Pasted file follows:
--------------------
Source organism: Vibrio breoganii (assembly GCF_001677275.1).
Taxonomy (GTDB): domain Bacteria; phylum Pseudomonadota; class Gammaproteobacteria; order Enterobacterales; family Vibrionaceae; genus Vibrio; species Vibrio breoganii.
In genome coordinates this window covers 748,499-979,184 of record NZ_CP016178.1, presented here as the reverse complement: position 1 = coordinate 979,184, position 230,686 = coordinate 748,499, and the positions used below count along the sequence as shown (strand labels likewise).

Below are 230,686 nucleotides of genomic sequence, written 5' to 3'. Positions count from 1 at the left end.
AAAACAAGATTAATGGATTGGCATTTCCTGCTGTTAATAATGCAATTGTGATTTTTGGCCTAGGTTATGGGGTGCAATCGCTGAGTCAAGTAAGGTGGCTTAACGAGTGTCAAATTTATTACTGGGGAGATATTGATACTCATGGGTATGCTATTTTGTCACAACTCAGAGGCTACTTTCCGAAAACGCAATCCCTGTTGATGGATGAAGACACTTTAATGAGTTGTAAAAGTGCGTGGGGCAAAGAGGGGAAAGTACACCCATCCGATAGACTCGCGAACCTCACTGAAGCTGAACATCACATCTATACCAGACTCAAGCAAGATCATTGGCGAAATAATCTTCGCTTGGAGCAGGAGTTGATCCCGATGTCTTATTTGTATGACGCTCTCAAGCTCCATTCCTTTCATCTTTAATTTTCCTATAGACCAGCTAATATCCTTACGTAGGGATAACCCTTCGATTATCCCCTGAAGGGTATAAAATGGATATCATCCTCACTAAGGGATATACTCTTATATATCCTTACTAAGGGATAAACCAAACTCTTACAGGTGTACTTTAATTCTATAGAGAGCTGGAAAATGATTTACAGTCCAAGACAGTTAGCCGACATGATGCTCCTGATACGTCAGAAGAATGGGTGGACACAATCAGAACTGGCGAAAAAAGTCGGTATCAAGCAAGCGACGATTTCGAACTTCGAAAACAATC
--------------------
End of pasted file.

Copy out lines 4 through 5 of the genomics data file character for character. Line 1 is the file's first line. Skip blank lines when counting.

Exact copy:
Below are 230,686 nucleotides of genomic sequence, written 5' to 3'. Positions count from 1 at the left end.
AAAACAAGATTAATGGATTGGCATTTCCTGCTGTTAATAATGCAATTGTGATTTTTGGCCTAGGTTATGGGGTGCAATCGCTGAGTCAAGTAAGGTGGCTTAACGAGTGTCAAATTTATTACTGGGGAGATATTGATACTCATGGGTATGCTATTTTGTCACAACTCAGAGGCTACTTTCCGAAAACGCAATCCCTGTTGATGGATGAAGACACTTTAATGAGTTGTAAAAGTGCGTGGGGCAAAGAGGGGAAAGTACACCCATCCGATAGACTCGCGAACCTCACTGAAGCTGAACATCACATCTATACCAGACTCAAGCAAGATCATTGGCGAAATAATCTTCGCTTGGAGCAGGAGTTGATCCCGATGTCTTATTTGTATGACGCTCTCAAGCTCCATTCCTTTCATCTTTAATTTTCCTATAGACCAGCTAATATCCTTACGTAGGGATAACCCTTCGATTATCCCCTGAAGGGTATAAAATGGATATCATCCTCACTAAGGGATATACTCTTATATATCCTTACTAAGGGATAAACCAAACTCTTACAGGTGTACTTTAATTCTATAGAGAGCTGGAAAATGATTTACAGTCCAAGACAGTTAGCCGACATGATGCTCCTGATACGTCAGAAGAATGGGTGGACACAATCAGAACTGGCGAAAAAAGTCGGTATCAAGCAAGCGACGATTTCGAACTTCGAAAACAATC